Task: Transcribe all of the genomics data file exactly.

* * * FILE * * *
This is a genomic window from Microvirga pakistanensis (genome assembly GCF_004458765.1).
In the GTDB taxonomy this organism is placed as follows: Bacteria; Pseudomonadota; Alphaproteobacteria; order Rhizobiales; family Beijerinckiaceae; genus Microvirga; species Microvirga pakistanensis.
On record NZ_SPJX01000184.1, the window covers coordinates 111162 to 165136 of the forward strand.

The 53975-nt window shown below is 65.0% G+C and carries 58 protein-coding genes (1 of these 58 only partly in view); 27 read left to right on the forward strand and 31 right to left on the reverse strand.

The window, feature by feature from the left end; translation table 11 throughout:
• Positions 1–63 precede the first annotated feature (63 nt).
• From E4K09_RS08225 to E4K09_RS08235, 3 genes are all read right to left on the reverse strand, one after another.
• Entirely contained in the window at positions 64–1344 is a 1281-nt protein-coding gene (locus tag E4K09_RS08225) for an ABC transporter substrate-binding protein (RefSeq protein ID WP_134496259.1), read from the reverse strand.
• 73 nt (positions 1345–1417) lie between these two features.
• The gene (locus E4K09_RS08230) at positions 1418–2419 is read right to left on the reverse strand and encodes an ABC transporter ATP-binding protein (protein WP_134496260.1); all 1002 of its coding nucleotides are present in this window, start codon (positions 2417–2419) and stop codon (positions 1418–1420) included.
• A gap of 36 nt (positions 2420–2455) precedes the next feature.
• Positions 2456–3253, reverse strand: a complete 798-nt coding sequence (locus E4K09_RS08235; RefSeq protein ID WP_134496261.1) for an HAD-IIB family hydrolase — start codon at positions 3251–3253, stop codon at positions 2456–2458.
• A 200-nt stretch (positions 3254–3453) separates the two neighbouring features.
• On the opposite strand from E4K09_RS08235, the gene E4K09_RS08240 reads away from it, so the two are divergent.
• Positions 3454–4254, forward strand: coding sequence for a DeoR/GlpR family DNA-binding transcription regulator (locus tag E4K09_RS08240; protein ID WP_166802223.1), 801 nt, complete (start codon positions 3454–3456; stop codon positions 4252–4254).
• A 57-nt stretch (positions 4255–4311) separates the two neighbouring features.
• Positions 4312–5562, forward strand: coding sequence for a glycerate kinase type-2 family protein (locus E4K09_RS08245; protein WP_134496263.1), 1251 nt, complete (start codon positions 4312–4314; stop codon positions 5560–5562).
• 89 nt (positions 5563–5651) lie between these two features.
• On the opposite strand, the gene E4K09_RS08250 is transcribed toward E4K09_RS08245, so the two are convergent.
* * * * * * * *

This is a genomic window from Microvirga pakistanensis (genome assembly GCF_004458765.1).
In the GTDB taxonomy this organism is placed as follows: Bacteria; Pseudomonadota; Alphaproteobacteria; order Rhizobiales; family Beijerinckiaceae; genus Microvirga; species Microvirga pakistanensis.
On record NZ_SPJX01000184.1, the window covers coordinates 111162 to 165136 of the forward strand.

The 53975-nt window shown below is 65.0% G+C and carries 58 protein-coding genes (1 of these 58 only partly in view); 27 read left to right on the forward strand and 31 right to left on the reverse strand.

The window, feature by feature from the left end; translation table 11 throughout:
• Positions 1–63 precede the first annotated feature (63 nt).
• From E4K09_RS08225 to E4K09_RS08235, 3 genes are all read right to left on the reverse strand, one after another.
• Entirely contained in the window at positions 64–1344 is a 1281-nt protein-coding gene (locus tag E4K09_RS08225) for an ABC transporter substrate-binding protein (RefSeq protein ID WP_134496259.1), read from the reverse strand.
• 73 nt (positions 1345–1417) lie between these two features.
• The gene (locus E4K09_RS08230) at positions 1418–2419 is read right to left on the reverse strand and encodes an ABC transporter ATP-binding protein (protein WP_134496260.1); all 1002 of its coding nucleotides are present in this window, start codon (positions 2417–2419) and stop codon (positions 1418–1420) included.
• A gap of 36 nt (positions 2420–2455) precedes the next feature.
• Positions 2456–3253, reverse strand: a complete 798-nt coding sequence (locus E4K09_RS08235; RefSeq protein ID WP_134496261.1) for an HAD-IIB family hydrolase — start codon at positions 3251–3253, stop codon at positions 2456–2458.
• A 200-nt stretch (positions 3254–3453) separates the two neighbouring features.
• On the opposite strand from E4K09_RS08235, the gene E4K09_RS08240 reads away from it, so the two are divergent.
• Positions 3454–4254, forward strand: coding sequence for a DeoR/GlpR family DNA-binding transcription regulator (locus tag E4K09_RS08240; protein ID WP_166802223.1), 801 nt, complete (start codon positions 3454–3456; stop codon positions 4252–4254).
• A 57-nt stretch (positions 4255–4311) separates the two neighbouring features.
• Positions 4312–5562, forward strand: coding sequence for a glycerate kinase type-2 family protein (locus E4K09_RS08245; protein WP_134496263.1), 1251 nt, complete (start codon positions 4312–4314; stop codon positions 5560–5562).
• 89 nt (positions 5563–5651) lie between these two features.
• On the opposite strand, the gene E4K09_RS08250 is transcribed toward E4K09_RS08245, so the two are convergent.